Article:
Wednesday: Hili dialogue

September 9, 2020 • 6:30 am

Top o’ the morning to you on a coolish Wednesday, September 9, 2020. It’s National “I Love Food” Day, which is fine (who doesn’t love food?), but why the scare quotes. Is it a day to just pretend you love food? I hope not, for as Dr. Johnson said, “He who does not mind his belly, will hardly mind anything else.”

It’s also National Steak au Poivre Day, National Wiener Schnitzel Day, Emergency Services Day in the UK, and, oddly, International Buy a Priest a Beer Day. I don’t know any priests to buy beers for.

Finally, it’s National Teddy Bear Day. Here’s my teddy, Toasty. I’ve had him since I was born, and he resides in my office. He’s now a Senior Teddy, which explains his depilated state.

A favor for me: The nice lady who made my Darwin mask yesterday (I gather several of you ordered them) has entered her cat, Clarence, in an America’s Favorite Pet competition. Clarence was rescued at age 7 or 8 when the staff, seeing him in a shelter, fell in love with him. He’s an old cat now (at least 17) and looks grumpy, but is really very sweet and is quite pampered in his dotage. He was recently in the vet hospital with triaditis, and ran up a substantial bill. If Clarence wins (he’s currently #1 with a day left) the owner gets $5000, which she will apply towards that bill and further vet care (he also has inflammatory bowel disease). If you see fit to vote for this awesome rescue cat, go here and click on “free daily vote”. (You can see pictures of Clarence and his staff at the link.) One vote is free, and there’s no need to purchase votes! You can log in through Facebook, but can also cancel any followup ads after that. Voting for Clarence will help with the medical care of a Senior Rescue Cat. (Note: the owner did not ask me to vote for him or publicize this). If you see fit to vote for him, we could push Clarence over the top. There are 40 hours left.


News of the Day: Good news: the New York Times has, in its op-ed section, a 17-minute documentary video about an older Austrian man who lives with two remarkably chill Scottish fold cats and takes them everywhere.  From the short NYT note:

The cats accompany him everywhere: to the bar, to the ski slopes, to the grocery store. As we watch their relationship unfold, the three build a world that’s exclusively and intimately theirs — a reminder that families are whatever we make them out to be. What defines them is love.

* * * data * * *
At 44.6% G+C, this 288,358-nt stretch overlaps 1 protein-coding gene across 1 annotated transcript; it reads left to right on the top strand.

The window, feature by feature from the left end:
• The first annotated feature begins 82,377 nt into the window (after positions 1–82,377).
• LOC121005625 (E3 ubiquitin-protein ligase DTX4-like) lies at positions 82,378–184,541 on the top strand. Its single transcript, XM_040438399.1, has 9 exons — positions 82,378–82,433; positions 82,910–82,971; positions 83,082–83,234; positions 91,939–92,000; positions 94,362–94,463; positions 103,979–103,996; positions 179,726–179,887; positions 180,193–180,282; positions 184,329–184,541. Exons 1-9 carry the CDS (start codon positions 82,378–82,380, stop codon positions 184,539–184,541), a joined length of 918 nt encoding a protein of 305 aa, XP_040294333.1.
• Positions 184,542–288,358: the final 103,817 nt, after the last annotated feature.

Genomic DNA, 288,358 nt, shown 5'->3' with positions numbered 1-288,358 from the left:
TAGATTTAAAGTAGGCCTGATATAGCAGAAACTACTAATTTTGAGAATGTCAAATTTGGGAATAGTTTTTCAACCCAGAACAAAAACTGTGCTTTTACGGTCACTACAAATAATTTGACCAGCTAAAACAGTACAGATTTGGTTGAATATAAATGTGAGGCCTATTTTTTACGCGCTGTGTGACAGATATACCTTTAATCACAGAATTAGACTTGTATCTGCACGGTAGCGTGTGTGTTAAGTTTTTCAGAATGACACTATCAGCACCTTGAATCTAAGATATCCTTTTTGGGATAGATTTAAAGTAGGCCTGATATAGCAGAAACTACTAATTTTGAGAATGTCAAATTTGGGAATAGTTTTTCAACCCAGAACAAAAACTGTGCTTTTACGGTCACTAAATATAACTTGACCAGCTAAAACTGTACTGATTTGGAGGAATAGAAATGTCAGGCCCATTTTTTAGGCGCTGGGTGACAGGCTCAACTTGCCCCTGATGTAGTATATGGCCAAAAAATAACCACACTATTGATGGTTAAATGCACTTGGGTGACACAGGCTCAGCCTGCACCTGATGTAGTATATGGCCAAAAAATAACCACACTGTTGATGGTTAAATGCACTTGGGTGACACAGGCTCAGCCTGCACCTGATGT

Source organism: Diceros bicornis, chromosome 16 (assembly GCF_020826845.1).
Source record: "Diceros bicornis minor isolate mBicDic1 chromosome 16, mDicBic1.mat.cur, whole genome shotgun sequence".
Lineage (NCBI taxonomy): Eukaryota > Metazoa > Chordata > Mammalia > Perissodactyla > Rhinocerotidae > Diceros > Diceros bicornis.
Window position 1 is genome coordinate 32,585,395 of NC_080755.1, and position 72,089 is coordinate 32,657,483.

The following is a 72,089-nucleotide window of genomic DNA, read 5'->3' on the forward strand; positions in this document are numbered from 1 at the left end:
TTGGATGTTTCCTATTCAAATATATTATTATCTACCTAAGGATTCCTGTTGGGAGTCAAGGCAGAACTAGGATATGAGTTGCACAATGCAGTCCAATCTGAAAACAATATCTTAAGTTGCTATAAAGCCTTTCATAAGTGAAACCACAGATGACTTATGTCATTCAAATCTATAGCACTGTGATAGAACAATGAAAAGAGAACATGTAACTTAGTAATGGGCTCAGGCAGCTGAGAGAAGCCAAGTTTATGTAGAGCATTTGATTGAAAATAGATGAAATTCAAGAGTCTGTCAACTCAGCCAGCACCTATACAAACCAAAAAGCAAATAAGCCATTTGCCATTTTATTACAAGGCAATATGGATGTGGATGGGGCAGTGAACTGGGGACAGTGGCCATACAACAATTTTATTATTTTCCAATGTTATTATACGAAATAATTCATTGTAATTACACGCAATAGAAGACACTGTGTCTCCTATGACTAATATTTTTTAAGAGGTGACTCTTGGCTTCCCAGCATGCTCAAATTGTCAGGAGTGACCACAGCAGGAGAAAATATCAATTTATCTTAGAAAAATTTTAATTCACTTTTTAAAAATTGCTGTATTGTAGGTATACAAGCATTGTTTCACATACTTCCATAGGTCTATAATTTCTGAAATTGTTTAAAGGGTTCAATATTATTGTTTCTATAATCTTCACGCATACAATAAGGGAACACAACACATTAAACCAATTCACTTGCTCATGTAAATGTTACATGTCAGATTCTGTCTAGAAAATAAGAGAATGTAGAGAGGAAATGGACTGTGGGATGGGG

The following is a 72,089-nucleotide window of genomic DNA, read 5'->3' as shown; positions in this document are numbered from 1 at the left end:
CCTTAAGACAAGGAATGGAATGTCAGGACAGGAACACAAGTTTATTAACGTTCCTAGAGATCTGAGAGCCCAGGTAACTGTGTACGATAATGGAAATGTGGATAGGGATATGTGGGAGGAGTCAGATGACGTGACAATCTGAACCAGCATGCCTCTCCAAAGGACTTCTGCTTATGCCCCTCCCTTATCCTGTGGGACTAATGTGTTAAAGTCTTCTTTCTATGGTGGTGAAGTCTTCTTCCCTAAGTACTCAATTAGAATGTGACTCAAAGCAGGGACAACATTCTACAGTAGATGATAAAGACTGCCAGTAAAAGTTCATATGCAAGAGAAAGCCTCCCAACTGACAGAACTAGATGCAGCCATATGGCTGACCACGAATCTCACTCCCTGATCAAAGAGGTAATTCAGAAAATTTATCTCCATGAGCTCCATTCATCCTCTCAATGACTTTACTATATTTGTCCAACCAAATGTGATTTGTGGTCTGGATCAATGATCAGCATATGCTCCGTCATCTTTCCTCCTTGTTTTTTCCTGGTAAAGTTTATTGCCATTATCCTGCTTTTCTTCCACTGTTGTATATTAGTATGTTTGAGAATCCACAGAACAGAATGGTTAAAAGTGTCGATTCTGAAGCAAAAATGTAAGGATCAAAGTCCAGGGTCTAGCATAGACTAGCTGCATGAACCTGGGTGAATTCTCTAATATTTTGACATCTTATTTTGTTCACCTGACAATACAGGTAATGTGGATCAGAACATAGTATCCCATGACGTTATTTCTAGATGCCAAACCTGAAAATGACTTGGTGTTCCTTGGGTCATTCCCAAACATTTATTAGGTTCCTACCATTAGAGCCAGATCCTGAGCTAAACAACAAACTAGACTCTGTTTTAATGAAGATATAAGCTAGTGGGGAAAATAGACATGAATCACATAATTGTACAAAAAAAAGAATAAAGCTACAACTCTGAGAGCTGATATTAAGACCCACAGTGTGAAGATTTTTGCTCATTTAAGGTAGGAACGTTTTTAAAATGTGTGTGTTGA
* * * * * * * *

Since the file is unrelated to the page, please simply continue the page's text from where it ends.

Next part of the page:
Oddly, the man seems to live in his underwear. But at the end, there be KITTENS!

Bad news: The trial of the touted AstraZenica and Oxford Covid-19 vaccine has been halted because of “potentially unexplained illness.” On the other hand, this is somewhat good news in that it shows that they’re doing the trials carefully, and aren’t rushing a vaccine to market that could be faulty.

At FiveThirtyEight, Biden still seems to hold an overall 7.5% lead over Trump. I’m remaining optimistic. Here’s an average of all the polls as of yesterday:


Finally, today’s reported Covid-19 death toll in the U.S. is  189,538, an increase of about 500 deaths over yesterday’s report. The world death toll now stands at 896,931, an increase of about 5,000 deaths from yesterday.

Stuff that happened on September 9 includes:

  • 1543 – Mary Stuart, at nine months old, is crowned “Queen of Scots” in the central Scottish town of Stirling.
  • 1776 – The Continental Congress officially names its union of states the United States.
  • 1791 – Washington, D.C., the capital of the United States, is named after President George Washington.

That’s going to have to be changed pretty soon.

The photograph still exists. It’s below, and the caption from Wikipedia says: “Herschel’s first glass-plate photograph, dated 9 September 1839, showing the 40-foot telescope.

It’s not clear why they picked this date, as the Wikipedia article linked says nothing about September 9, 1845.  Here’s a short video about the famine, which you should watch (few of us know even these details). But the famine did grace America with a number of Irish immigrants.

  • 1923 – Mustafa Kemal Atatürk, the founder of the Republic of Turkey, founds the Republican People’s Party.
  • 1942 – World War II: A Japanese floatplane drops incendiary bombs on Oregon.
  • 1947 – First case of a computer bug being found: A moth lodges in a relay of a Harvard Mark II computer at Harvard University.
  • 1956 – Elvis Presley appears on The Ed Sullivan Show for the first time.
  • 1969 – In Canada, the Official Languages Act comes into force, making French equal to English throughout the Federal government.
  • 1971 – The four-day Attica Prison riot begins, eventually resulting in 39 dead, most killed by state troopers retaking the prison.

Here’s a short BBC video reporting on that famous riot:

  • 2015 – Elizabeth II became the longest reigning monarch of the United Kingdom.

Notables born on this day include:

  • 1585 – Cardinal Richelieu, French cardinal and politician (d. 1642)
  • 1754 – William Bligh, English admiral and politician, 4th Governor of New South Wales (d. 1817)
  • 1828 – Leo Tolstoy, Russian author and playwright (d. 1910)